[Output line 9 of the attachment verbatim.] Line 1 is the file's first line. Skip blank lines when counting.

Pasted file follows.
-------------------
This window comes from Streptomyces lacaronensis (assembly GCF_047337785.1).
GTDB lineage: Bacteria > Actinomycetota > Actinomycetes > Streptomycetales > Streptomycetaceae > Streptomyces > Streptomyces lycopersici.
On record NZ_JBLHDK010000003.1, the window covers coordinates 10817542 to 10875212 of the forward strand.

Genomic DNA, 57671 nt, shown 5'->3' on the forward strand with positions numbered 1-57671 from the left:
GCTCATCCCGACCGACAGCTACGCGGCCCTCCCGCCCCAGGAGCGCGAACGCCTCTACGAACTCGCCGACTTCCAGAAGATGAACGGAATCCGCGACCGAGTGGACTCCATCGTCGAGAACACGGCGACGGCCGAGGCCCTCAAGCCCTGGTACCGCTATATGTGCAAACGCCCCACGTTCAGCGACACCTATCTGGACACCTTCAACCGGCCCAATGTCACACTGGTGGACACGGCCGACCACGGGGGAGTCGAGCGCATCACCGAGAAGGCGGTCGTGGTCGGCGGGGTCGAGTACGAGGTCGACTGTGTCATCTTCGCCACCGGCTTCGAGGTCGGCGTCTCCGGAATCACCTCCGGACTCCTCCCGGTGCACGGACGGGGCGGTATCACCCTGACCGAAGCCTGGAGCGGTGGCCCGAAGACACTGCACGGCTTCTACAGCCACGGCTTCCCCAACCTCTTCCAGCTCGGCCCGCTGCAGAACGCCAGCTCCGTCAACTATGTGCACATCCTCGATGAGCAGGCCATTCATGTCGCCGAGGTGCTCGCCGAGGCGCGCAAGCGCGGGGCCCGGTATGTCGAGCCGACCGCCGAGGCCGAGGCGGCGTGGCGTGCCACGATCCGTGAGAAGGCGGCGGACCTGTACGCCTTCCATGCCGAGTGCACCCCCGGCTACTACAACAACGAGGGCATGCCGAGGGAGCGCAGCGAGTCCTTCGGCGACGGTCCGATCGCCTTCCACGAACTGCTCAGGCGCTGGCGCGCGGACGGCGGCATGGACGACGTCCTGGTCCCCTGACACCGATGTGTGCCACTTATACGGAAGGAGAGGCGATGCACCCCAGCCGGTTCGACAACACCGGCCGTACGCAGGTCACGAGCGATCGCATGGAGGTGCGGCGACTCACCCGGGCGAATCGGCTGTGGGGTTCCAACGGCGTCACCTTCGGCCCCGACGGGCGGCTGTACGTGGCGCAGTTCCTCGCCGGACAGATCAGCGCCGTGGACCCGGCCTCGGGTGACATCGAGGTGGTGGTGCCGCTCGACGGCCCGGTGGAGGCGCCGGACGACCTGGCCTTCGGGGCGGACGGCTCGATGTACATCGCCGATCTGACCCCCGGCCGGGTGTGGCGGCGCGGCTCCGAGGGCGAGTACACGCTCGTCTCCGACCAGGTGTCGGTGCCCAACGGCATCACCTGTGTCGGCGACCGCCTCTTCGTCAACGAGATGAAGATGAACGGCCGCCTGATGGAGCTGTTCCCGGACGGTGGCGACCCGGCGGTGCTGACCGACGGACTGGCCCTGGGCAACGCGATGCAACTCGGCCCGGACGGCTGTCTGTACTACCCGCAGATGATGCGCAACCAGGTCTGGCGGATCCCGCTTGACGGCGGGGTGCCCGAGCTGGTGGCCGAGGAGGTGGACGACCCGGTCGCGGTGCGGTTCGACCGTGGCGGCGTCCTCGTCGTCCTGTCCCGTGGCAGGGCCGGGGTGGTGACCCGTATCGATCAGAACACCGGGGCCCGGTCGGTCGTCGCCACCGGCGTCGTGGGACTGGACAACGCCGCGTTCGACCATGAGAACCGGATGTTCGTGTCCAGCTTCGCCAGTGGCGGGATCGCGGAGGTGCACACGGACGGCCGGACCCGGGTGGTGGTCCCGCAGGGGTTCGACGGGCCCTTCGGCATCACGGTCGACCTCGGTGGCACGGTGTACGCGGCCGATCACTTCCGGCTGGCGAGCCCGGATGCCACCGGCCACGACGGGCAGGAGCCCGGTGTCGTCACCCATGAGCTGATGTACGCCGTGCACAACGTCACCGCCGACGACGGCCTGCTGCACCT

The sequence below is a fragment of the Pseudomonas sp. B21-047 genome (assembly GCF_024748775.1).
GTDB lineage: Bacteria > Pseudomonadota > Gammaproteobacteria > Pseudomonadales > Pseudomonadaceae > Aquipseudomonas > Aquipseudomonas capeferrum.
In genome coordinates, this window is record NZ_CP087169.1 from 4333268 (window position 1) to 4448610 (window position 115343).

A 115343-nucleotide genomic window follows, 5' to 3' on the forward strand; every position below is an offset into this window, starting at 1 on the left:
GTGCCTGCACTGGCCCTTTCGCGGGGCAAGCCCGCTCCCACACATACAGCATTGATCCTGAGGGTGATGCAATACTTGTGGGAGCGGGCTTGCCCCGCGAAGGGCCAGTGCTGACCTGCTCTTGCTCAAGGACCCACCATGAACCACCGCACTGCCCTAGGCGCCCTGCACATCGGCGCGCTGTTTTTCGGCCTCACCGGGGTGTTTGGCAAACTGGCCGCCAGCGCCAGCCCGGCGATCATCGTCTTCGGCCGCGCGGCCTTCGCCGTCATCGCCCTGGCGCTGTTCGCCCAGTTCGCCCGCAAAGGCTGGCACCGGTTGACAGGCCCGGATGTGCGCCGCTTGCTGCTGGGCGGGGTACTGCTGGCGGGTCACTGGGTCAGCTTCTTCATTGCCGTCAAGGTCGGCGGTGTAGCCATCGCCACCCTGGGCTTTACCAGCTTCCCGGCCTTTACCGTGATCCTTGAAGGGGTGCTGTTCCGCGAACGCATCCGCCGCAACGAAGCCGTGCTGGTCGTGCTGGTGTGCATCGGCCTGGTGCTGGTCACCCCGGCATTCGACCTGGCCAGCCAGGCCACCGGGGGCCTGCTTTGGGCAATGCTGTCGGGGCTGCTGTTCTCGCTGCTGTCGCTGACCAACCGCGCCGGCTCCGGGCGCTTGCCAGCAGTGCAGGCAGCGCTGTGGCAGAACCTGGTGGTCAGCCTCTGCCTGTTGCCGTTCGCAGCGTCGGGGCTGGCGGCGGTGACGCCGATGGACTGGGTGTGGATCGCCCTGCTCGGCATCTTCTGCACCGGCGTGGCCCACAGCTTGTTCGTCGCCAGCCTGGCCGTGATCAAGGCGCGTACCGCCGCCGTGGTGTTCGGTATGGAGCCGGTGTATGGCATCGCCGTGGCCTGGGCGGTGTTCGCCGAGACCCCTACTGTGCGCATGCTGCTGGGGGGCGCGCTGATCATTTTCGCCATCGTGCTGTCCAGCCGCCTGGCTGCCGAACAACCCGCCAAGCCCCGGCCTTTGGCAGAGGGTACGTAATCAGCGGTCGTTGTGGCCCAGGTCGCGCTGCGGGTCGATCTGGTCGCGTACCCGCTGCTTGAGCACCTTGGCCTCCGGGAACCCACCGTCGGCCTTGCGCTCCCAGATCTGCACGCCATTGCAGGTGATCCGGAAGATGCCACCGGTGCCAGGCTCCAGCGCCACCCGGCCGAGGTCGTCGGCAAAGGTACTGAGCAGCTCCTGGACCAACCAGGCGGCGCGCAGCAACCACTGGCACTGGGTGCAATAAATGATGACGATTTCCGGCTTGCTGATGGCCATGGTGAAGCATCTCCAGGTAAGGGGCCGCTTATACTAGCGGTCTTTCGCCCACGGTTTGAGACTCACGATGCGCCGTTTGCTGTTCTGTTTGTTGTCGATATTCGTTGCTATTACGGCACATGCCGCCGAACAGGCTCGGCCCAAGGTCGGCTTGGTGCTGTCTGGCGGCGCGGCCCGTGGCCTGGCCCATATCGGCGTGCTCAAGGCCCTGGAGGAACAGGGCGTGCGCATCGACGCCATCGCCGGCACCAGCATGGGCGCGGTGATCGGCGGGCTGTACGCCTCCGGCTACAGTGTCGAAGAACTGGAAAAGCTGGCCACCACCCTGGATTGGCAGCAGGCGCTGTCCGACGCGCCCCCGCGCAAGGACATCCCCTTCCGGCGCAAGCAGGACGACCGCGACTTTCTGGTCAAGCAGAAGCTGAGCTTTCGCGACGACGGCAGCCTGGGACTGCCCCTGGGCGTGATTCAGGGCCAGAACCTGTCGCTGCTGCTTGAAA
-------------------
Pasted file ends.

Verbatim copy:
A 115343-nucleotide genomic window follows, 5' to 3' on the forward strand; every position below is an offset into this window, starting at 1 on the left: